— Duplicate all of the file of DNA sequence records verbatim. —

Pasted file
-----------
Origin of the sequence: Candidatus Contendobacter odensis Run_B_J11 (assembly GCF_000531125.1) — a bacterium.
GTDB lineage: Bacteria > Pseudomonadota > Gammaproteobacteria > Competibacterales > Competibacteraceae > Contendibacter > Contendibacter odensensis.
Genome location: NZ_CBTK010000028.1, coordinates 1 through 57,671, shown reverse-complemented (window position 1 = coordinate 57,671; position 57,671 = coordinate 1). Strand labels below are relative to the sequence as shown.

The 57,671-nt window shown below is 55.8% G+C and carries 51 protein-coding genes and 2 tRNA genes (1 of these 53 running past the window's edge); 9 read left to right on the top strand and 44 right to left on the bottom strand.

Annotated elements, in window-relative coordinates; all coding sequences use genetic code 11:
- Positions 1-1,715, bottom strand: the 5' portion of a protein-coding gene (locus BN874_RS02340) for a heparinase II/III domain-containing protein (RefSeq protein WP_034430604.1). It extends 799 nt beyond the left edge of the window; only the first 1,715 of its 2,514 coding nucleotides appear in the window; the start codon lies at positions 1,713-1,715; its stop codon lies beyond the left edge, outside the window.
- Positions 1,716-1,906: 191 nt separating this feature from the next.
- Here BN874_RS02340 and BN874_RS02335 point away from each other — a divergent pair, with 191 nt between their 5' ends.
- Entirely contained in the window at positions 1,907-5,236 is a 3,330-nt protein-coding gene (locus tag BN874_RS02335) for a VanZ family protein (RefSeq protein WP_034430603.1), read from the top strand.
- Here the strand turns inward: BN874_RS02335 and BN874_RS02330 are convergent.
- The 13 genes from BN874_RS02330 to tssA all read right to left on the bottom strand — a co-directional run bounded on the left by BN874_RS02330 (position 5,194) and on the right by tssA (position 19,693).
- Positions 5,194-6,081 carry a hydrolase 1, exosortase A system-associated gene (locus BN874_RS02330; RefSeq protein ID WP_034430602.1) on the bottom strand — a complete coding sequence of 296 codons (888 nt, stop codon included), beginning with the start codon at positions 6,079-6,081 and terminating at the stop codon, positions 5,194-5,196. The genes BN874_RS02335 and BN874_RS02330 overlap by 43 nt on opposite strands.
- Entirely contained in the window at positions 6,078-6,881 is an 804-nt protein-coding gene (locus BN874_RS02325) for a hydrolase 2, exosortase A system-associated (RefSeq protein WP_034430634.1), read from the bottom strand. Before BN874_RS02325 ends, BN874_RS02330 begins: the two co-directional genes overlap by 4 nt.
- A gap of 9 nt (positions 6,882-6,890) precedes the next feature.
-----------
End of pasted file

Origin of the sequence: Candidatus Contendobacter odensis Run_B_J11 (assembly GCF_000531125.1) — a bacterium.
GTDB lineage: Bacteria > Pseudomonadota > Gammaproteobacteria > Competibacterales > Competibacteraceae > Contendibacter > Contendibacter odensensis.
Genome location: NZ_CBTK010000028.1, coordinates 1 through 57,671, shown reverse-complemented (window position 1 = coordinate 57,671; position 57,671 = coordinate 1). Strand labels below are relative to the sequence as shown.

The 57,671-nt window shown below is 55.8% G+C and carries 51 protein-coding genes and 2 tRNA genes (1 of these 53 running past the window's edge); 9 read left to right on the top strand and 44 right to left on the bottom strand.

Annotated elements, in window-relative coordinates; all coding sequences use genetic code 11:
- Positions 1-1,715, bottom strand: the 5' portion of a protein-coding gene (locus BN874_RS02340) for a heparinase II/III domain-containing protein (RefSeq protein WP_034430604.1). It extends 799 nt beyond the left edge of the window; only the first 1,715 of its 2,514 coding nucleotides appear in the window; the start codon lies at positions 1,713-1,715; its stop codon lies beyond the left edge, outside the window.
- Positions 1,716-1,906: 191 nt separating this feature from the next.
- Here BN874_RS02340 and BN874_RS02335 point away from each other — a divergent pair, with 191 nt between their 5' ends.
- Entirely contained in the window at positions 1,907-5,236 is a 3,330-nt protein-coding gene (locus tag BN874_RS02335) for a VanZ family protein (RefSeq protein WP_034430603.1), read from the top strand.
- Here the strand turns inward: BN874_RS02335 and BN874_RS02330 are convergent.
- The 13 genes from BN874_RS02330 to tssA all read right to left on the bottom strand — a co-directional run bounded on the left by BN874_RS02330 (position 5,194) and on the right by tssA (position 19,693).
- Positions 5,194-6,081 carry a hydrolase 1, exosortase A system-associated gene (locus BN874_RS02330; RefSeq protein ID WP_034430602.1) on the bottom strand — a complete coding sequence of 296 codons (888 nt, stop codon included), beginning with the start codon at positions 6,079-6,081 and terminating at the stop codon, positions 5,194-5,196. The genes BN874_RS02335 and BN874_RS02330 overlap by 43 nt on opposite strands.
- Entirely contained in the window at positions 6,078-6,881 is an 804-nt protein-coding gene (locus BN874_RS02325) for a hydrolase 2, exosortase A system-associated (RefSeq protein WP_034430634.1), read from the bottom strand. Before BN874_RS02325 ends, BN874_RS02330 begins: the two co-directional genes overlap by 4 nt.
- A gap of 9 nt (positions 6,882-6,890) precedes the next feature.